— Conduct an aggressive strike on an Iranian target, such as a Revolutionary Guard base, in a country other than Iran like Syria. (The drawback is that it lacks the symmetry of responding to a direct attack on Israel with a direct attack on Iran.)


— Strike a mostly symbolic target inside Iran. (Such a move would likely require U.S. consultation and would risk angering the Americans who have advised against such a strike.)


— Conduct a cyberattack on Iran’s infrastructure. (Doing so could expose Israel’s cyber capabilities prematurely and would not be an in-kind response to a major airstrike.)


— Accelerate small attacks inside Iran, including targeted assassinations, carried out by the Mossad. (Israel does not claim responsibility for such attacks, so they fail to match the public nature of Iran’s strike.)


Other Israeli options include doing nothing — a measure aimed at leveraging the international and regional alliance that came together to help repel the Iranian attack into something more solid and permanent — or adopting a more diplomatic approach, including a boycott of Iran by the United Nations Security Council, other officials said.


At least two members of the Cabinet argued at the time of the Iranian attack that Israel should respond immediately, two Israeli officials said, arguing that a rapid response in self-defense would give such a counterstrike obvious legitimacy.


Yet after three days of meetings, the Cabinet has yet to decide on a response. On Tuesday, the five-member Cabinet met with security officials for two hours of consultations, according to one official, and they were expected to convene again Wednesday.


U.S. officials have publicly and privately tried to persuade Israel that it does not need to retaliate for the Iranian strike. Netanyahu, they have argued, can “take the win” earned by a successful defense against the Iranian onslaught, which caused minimal damage and injured just one person, a young Bedouin girl.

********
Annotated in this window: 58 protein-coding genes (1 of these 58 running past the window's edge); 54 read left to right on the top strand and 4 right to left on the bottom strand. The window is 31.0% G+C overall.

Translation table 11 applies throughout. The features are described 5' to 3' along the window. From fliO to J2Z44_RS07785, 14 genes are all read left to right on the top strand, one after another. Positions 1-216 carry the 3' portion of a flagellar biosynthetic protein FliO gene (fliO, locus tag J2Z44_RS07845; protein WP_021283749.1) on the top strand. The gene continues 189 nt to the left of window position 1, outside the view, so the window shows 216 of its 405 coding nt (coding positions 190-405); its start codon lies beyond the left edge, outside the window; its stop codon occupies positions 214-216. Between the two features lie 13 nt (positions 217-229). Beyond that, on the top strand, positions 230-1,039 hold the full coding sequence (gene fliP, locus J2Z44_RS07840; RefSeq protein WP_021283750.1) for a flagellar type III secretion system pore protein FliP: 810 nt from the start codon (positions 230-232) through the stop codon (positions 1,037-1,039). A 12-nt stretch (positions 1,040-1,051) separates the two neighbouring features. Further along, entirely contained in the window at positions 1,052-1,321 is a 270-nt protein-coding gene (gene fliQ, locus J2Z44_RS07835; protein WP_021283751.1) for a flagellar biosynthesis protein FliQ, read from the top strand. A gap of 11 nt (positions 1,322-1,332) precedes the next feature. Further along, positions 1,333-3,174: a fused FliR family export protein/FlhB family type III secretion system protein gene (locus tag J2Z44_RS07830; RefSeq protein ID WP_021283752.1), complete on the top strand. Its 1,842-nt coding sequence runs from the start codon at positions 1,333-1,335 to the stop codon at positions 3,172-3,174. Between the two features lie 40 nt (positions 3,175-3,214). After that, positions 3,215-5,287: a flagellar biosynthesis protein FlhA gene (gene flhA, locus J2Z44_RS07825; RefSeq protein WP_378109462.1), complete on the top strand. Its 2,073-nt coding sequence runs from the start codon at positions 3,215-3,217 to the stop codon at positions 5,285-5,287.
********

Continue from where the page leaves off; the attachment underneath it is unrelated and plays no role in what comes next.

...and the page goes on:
But U.S. officials have also said they understand that persuading Israel not to retaliate may be impossible. American officials have said they understand Israeli officials believe they must respond to a direct strike from Iran on Israel in a way that the world can see. A covert attack by Israel against Iran, U.S. officials said, would most likely not be enough to satisfy Netanyahu’s coalition partners or the current Israeli government.


Should that counterattack prompt another round of Iranian missiles and drones, U.S. officials said, American warplanes and naval vessels would once again come to the defense of their ally against their chief adversary in the Middle East.


The U.S. is also backing diplomatic efforts to pressure and punish Iran, including by imposing tougher sanctions on the country in the coming days, Treasury Secretary Janet Yellen said at a news conference in Washington on Tuesday.


As Israel faces pressure from its allies to avert a broader conflict with Iran, several countries, including Russia, China and Japan, have also been urging Iran to avoid further escalation.


And the European Union is considering expanding economic sanctions against Iran’s weapons program to punish it for last weekend’s attack on Israel and try to prevent any escalation of violence across the Middle East, the EU’s top diplomat said Tuesday.


“I’m not trying to exaggerate when I say that, in the Middle East, we are at the edge of a very deep precipice,” Josep Borrell Fontelles, the EU foreign policy chief, said after a hastily called meeting of European diplomats to discuss the crisis.